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Found 17 results

  1. Hi, This forum really helped me with choosing cabins for our Pont Aven, Portsmouth-Santander, trip this May. Thanks. I’ve never really booked a long time in advance before, does anyone have any experience on the cheapest time of year to buy tickets for the following Summer (July)? Looking for the same journey, for 2 cabins. Is it worth booking now, or are there certain times of the year/months before travel when they are definitely cheaper? Any wisdom gratefully received! Thanks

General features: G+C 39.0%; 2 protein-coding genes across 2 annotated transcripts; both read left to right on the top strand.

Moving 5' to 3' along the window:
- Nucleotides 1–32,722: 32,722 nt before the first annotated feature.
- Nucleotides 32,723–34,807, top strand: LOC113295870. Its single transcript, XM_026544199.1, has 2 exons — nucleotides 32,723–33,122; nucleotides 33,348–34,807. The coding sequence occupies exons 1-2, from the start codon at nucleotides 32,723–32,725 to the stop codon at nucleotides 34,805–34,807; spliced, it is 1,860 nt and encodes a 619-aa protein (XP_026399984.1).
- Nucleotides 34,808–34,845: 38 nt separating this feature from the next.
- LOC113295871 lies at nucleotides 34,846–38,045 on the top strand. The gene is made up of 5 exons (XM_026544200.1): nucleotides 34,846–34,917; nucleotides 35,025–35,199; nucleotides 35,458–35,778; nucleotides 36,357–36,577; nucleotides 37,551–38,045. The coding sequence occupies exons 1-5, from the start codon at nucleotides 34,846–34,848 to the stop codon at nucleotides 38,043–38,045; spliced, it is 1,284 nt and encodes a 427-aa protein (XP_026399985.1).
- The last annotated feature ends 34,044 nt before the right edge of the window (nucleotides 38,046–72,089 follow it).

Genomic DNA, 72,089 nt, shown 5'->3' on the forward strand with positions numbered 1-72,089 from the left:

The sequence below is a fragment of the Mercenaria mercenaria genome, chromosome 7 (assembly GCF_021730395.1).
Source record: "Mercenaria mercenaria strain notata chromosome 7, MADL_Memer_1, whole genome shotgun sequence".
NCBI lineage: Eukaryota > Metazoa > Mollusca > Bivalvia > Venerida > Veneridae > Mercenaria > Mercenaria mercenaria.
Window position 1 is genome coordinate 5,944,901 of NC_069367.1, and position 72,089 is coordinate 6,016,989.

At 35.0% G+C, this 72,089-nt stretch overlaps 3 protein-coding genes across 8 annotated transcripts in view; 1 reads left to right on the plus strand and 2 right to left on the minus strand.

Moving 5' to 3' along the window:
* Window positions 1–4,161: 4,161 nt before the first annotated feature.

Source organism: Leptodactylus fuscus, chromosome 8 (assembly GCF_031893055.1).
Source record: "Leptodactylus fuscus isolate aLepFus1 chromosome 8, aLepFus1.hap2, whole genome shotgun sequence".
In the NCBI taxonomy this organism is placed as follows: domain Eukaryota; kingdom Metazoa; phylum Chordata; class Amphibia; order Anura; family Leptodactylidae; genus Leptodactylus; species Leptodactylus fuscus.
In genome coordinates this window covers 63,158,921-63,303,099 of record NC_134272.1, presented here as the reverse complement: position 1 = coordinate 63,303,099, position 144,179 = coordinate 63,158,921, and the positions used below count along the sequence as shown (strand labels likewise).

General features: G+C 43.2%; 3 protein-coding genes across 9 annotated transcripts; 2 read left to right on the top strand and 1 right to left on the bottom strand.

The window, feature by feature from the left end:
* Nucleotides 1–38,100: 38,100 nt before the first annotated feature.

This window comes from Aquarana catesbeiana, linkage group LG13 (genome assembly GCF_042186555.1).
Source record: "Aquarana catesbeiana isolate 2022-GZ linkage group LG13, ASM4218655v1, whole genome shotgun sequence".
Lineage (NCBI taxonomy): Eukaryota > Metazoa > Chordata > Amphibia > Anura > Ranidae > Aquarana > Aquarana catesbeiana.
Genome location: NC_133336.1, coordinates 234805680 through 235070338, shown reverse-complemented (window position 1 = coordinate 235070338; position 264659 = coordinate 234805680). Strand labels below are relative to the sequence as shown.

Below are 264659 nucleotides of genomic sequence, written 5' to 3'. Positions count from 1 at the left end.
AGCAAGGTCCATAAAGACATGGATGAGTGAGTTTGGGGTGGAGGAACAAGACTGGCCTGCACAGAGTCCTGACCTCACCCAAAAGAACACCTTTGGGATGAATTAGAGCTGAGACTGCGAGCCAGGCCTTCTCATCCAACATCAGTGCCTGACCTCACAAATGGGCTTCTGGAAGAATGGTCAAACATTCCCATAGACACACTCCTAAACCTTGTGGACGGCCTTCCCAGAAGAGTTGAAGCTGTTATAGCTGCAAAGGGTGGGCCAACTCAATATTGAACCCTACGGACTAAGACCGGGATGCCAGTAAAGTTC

2. The Barfleur passes the outbound Mont St Michel (Bound for Ouistreham) on her way into Portsmouth, before heading to Santander for scrubber installation. 8th March 2015
  3. The Ferry Man

    DSC_1071.JPG

    The Cap Finistere seen arriving at Portsmouth
  4. Ferries leaving Portsmouth to have armed French military personnel and plain-clothed security onboard From today's Portsmouth News (03/07/17) http://www.portsmouth.co.uk/business/ferries-leaving-portsmouth-to-have-armed-french-military-personnel-and-plain-clothed-security-onboard-1-8036488
  5. C-Bed's 'Wind Solution' arriving into Portsmouth - 25/04/17
  6. Mont St Michel departs Portsmouth on Easter Sunday 2017
  7. Mont St Michel departs Portsmouth on Easter Sunday 2017